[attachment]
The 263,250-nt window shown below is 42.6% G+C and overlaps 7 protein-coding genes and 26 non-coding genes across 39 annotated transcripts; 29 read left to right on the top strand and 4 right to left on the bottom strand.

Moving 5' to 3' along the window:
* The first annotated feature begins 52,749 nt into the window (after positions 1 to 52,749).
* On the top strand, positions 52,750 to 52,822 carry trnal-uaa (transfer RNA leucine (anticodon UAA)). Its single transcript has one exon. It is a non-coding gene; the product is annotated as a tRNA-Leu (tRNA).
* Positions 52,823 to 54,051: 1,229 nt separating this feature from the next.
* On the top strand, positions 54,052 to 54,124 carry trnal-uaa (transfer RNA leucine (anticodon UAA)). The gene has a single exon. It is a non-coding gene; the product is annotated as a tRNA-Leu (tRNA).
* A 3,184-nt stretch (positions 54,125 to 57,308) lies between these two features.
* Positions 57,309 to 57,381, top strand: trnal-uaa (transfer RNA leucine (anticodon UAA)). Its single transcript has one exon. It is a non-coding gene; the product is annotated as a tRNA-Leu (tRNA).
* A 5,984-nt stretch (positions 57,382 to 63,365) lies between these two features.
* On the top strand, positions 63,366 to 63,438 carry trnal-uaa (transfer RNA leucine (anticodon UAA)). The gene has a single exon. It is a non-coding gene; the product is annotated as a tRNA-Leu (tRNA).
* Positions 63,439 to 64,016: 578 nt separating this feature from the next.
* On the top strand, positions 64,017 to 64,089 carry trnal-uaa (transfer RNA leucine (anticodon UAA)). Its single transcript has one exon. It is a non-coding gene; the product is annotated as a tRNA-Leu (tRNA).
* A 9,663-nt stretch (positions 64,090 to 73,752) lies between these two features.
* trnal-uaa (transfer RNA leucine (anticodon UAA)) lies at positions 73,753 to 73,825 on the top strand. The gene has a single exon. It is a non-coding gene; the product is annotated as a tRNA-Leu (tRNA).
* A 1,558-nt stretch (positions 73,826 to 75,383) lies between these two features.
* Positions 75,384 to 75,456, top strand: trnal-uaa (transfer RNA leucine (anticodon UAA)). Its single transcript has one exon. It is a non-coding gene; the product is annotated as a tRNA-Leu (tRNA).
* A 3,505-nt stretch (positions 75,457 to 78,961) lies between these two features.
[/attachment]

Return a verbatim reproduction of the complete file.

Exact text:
The 263,250-nt window shown below is 42.6% G+C and overlaps 7 protein-coding genes and 26 non-coding genes across 39 annotated transcripts; 29 read left to right on the top strand and 4 right to left on the bottom strand.

Moving 5' to 3' along the window:
* The first annotated feature begins 52,749 nt into the window (after positions 1 to 52,749).
* On the top strand, positions 52,750 to 52,822 carry trnal-uaa (transfer RNA leucine (anticodon UAA)). Its single transcript has one exon. It is a non-coding gene; the product is annotated as a tRNA-Leu (tRNA).
* Positions 52,823 to 54,051: 1,229 nt separating this feature from the next.
* On the top strand, positions 54,052 to 54,124 carry trnal-uaa (transfer RNA leucine (anticodon UAA)). The gene has a single exon. It is a non-coding gene; the product is annotated as a tRNA-Leu (tRNA).
* A 3,184-nt stretch (positions 54,125 to 57,308) lies between these two features.
* Positions 57,309 to 57,381, top strand: trnal-uaa (transfer RNA leucine (anticodon UAA)). Its single transcript has one exon. It is a non-coding gene; the product is annotated as a tRNA-Leu (tRNA).
* A 5,984-nt stretch (positions 57,382 to 63,365) lies between these two features.
* On the top strand, positions 63,366 to 63,438 carry trnal-uaa (transfer RNA leucine (anticodon UAA)). The gene has a single exon. It is a non-coding gene; the product is annotated as a tRNA-Leu (tRNA).
* Positions 63,439 to 64,016: 578 nt separating this feature from the next.
* On the top strand, positions 64,017 to 64,089 carry trnal-uaa (transfer RNA leucine (anticodon UAA)). Its single transcript has one exon. It is a non-coding gene; the product is annotated as a tRNA-Leu (tRNA).
* A 9,663-nt stretch (positions 64,090 to 73,752) lies between these two features.
* trnal-uaa (transfer RNA leucine (anticodon UAA)) lies at positions 73,753 to 73,825 on the top strand. The gene has a single exon. It is a non-coding gene; the product is annotated as a tRNA-Leu (tRNA).
* A 1,558-nt stretch (positions 73,826 to 75,383) lies between these two features.
* Positions 75,384 to 75,456, top strand: trnal-uaa (transfer RNA leucine (anticodon UAA)). Its single transcript has one exon. It is a non-coding gene; the product is annotated as a tRNA-Leu (tRNA).
* A 3,505-nt stretch (positions 75,457 to 78,961) lies between these two features.